How you carry your gear is among the most personal choices we make. I think the Behold cage and Kargo bag offer a nice new option that will appeal to many riders.
Available through King Cage for $35, the Behold uses a tubular stainless steel construction with a ballistic nylon bag that’s been coated for water resistance. It’s designed to hold a road tube, two tire levers, mini tool, CO2 with adapter and a patch kit. The goal, according to Tallac, was to replace the saddle bag or give additional storage options for touring bike riders that want to fit more on the bike and less in a backpack or trailer. We can see it coming in handy for endurance racers, too.
It’s made in the USA of US-sourced materials. Additional sizes and options will be released at Interbike this year.The bag is held in place via two small hook-and-loop tabs on either end. They recommend placing it on the downtube only. To install, you attach the bottle cage of your choice first using the included nuts and bolts, then secure to your bike. Our test sample came with a SS King Cage pre-attached, which made installation on the bike impossible with a multitool…you’ll need a long allen wrench to reach through the bottle cage to tighten it to the frame.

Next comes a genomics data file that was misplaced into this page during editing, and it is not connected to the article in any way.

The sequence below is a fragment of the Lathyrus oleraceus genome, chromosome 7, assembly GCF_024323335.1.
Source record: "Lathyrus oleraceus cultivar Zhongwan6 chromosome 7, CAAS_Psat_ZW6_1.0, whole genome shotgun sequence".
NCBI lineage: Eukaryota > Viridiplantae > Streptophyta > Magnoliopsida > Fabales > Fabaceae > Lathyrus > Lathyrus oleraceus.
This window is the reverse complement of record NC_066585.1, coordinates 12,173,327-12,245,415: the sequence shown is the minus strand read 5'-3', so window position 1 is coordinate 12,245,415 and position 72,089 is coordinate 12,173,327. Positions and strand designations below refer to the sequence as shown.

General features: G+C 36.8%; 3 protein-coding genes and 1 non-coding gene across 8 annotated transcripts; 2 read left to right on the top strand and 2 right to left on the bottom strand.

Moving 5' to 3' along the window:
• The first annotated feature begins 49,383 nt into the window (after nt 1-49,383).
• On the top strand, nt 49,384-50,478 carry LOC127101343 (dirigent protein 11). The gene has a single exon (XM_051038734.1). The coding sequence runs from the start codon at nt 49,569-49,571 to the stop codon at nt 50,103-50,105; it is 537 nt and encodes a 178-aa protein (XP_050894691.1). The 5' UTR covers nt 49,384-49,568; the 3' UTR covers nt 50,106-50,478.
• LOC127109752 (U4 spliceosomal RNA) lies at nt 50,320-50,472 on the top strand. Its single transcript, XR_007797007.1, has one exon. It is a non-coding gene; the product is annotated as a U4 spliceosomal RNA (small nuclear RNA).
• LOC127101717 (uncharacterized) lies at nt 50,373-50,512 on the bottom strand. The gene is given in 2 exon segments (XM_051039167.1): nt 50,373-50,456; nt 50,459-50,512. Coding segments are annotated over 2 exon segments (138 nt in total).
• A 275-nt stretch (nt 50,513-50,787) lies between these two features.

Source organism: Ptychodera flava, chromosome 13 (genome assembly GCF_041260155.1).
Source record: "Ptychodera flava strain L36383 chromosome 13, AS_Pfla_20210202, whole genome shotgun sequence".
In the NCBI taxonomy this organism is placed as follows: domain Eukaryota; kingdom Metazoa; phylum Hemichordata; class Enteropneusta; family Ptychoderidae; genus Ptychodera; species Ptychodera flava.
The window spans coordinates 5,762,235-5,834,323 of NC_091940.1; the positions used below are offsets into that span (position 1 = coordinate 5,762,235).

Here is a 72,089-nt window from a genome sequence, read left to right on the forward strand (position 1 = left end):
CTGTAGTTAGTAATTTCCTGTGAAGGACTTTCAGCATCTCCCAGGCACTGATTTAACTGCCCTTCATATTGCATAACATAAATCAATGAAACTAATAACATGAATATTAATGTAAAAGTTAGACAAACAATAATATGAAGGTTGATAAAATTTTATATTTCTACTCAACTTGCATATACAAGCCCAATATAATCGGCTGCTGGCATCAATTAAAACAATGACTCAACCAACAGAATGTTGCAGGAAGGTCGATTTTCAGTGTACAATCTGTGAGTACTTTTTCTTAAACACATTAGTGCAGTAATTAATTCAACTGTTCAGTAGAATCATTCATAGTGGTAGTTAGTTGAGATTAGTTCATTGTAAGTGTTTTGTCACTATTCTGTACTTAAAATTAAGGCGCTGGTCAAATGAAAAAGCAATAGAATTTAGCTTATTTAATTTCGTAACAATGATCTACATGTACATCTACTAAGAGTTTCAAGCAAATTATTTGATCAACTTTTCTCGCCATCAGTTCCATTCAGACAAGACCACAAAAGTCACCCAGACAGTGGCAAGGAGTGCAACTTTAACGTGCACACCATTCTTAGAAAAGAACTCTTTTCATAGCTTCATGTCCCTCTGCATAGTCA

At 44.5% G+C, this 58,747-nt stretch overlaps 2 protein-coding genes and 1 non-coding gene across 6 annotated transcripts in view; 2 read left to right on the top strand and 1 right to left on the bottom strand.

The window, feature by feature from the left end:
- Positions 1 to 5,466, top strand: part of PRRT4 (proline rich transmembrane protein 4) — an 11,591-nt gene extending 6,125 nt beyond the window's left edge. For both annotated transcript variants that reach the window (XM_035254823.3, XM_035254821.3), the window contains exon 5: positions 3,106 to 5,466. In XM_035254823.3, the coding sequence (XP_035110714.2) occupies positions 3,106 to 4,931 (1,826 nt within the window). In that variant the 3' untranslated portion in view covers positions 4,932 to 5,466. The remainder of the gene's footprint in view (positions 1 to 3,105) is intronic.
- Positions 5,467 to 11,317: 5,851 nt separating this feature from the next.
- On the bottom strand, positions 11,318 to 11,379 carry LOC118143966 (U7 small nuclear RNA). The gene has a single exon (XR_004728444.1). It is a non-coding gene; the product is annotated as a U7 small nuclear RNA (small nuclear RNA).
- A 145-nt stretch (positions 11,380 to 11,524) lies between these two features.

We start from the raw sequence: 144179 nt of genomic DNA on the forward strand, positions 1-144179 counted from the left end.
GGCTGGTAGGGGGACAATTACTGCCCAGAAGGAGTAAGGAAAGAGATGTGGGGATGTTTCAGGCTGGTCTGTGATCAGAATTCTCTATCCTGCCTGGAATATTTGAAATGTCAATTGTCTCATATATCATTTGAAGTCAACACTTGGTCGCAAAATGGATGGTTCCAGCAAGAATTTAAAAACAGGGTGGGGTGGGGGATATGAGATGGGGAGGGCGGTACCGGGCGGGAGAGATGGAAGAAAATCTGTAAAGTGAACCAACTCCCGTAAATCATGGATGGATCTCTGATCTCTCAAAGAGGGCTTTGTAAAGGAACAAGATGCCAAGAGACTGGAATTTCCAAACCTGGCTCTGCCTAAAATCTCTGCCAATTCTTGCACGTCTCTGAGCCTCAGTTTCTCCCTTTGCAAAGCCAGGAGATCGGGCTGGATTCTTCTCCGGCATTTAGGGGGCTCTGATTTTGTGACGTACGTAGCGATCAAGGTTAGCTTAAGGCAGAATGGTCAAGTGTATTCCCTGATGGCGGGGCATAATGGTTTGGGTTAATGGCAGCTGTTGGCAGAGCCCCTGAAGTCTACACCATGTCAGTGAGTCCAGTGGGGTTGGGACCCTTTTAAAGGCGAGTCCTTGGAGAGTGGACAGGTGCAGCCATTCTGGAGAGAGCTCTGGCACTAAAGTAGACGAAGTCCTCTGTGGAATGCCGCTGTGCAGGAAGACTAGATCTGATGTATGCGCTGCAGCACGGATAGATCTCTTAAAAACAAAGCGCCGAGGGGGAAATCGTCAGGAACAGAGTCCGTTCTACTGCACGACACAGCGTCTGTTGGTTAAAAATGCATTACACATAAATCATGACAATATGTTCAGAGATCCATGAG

For years, I've noticed people using their water bottle cages to carry tools and other miscellaneous gear on day rides, as well as on tours. The most common carrying technique I have seen is cutting off the narrow neck near the top of an old water bottle, cramming gear into it, and stuffing the top with something like an old sock to keep items from rattling out. This gets the job done, but it isn't super elegant and it knocks your water carrying capacity down by one bottle.
Tallac Design offers a pretty cool alternative with an item they call the Behold. It consists of a water-resistant nylon pouch that fits into a cage mounted between your frame and water bottle cage. The pouch attaches to the cage with Velcro, so you don't have to worry about it bouncing out on rough roads.
Installation is simple. Just bolt the cage to water bottle mounts, and then bolt your water bottle cage on top of the Behold cage. A warning: the Behold cage does lift your water bottle holder about 1.6 inches away from the frame, and about 0.6 inches up the frame. This might create some space issues if you have a small frame with two bottle cages. So, before you order a Behold, it's a good idea to check and see if your bottle cage can reach this far without bumping into your second cage.